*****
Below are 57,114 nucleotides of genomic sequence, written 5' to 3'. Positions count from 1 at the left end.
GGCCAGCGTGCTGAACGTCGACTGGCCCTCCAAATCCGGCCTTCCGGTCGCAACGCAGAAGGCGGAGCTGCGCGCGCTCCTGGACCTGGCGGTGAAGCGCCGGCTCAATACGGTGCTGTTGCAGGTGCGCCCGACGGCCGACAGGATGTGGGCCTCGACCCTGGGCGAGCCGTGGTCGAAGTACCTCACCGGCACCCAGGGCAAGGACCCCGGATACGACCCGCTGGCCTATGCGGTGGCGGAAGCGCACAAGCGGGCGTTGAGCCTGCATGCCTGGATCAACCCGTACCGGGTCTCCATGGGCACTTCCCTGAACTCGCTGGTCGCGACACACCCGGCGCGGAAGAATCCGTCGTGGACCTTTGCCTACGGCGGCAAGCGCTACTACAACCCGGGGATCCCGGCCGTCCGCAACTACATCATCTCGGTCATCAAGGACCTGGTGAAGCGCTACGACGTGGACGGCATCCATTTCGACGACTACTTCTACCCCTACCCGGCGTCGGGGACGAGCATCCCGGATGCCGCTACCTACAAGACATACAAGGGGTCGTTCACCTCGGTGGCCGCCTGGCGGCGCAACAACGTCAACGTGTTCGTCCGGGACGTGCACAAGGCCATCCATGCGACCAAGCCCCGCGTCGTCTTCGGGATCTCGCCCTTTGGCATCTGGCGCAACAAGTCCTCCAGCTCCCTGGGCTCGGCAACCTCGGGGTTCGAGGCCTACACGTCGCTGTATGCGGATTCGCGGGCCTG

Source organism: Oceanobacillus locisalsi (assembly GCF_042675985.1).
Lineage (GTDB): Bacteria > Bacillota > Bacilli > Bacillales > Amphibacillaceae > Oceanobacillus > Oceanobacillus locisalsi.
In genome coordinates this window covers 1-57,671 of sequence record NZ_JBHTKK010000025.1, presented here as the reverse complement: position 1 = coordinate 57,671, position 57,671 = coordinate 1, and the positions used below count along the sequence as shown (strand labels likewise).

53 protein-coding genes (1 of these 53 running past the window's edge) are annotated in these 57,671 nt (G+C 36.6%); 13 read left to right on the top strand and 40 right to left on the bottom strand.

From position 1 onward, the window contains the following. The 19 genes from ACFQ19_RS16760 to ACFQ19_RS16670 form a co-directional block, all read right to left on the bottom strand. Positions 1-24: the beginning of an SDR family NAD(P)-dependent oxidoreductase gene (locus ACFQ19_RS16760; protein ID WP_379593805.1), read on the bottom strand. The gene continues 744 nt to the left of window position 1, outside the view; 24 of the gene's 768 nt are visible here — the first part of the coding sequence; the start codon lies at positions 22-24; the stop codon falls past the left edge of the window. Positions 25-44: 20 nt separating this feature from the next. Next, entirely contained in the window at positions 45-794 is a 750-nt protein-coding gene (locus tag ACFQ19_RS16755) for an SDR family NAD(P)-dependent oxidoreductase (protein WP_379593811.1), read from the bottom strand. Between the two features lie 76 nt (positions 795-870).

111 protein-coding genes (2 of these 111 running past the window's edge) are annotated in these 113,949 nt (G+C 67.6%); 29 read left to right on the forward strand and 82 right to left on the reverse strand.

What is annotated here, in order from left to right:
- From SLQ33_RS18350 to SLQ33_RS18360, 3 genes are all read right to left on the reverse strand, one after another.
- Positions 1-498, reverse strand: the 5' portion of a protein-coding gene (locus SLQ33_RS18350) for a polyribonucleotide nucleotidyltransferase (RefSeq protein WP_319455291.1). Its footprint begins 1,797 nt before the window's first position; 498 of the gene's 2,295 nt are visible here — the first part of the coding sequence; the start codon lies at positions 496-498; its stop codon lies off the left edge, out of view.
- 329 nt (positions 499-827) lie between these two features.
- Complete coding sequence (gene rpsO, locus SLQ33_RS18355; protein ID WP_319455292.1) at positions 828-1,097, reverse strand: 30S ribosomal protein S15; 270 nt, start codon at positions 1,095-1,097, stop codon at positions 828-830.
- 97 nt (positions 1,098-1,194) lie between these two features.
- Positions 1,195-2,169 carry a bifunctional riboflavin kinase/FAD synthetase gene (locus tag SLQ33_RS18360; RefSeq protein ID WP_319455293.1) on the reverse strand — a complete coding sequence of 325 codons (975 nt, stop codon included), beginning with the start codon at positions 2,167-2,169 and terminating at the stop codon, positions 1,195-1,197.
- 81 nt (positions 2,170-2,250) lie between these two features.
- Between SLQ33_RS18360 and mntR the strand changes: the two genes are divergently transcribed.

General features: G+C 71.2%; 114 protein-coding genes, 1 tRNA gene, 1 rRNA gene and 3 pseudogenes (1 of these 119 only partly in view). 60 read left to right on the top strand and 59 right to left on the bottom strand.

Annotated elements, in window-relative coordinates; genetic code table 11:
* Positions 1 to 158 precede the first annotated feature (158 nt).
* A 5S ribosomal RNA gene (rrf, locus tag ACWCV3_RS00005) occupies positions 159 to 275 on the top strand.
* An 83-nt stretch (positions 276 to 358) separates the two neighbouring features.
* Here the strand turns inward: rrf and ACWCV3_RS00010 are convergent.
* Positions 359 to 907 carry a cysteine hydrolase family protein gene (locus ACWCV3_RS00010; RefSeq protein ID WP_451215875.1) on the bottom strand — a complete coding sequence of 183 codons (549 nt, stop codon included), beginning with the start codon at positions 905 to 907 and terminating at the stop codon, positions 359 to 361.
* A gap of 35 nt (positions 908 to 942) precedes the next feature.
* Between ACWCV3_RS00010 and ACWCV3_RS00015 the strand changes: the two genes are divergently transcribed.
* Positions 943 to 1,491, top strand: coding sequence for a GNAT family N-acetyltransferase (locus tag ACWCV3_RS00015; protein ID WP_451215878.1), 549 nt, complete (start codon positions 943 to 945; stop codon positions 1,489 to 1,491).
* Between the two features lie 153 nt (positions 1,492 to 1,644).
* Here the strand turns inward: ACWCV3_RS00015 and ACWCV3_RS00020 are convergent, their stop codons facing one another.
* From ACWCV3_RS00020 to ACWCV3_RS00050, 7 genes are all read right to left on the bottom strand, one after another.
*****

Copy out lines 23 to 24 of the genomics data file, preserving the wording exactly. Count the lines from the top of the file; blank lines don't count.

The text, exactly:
* Here the strand turns inward: rrf and ACWCV3_RS00010 are convergent.
* Positions 359 to 907 carry a cysteine hydrolase family protein gene (locus ACWCV3_RS00010; RefSeq protein ID WP_451215875.1) on the bottom strand — a complete coding sequence of 183 codons (549 nt, stop codon included), beginning with the start codon at positions 905 to 907 and terminating at the stop codon, positions 359 to 361.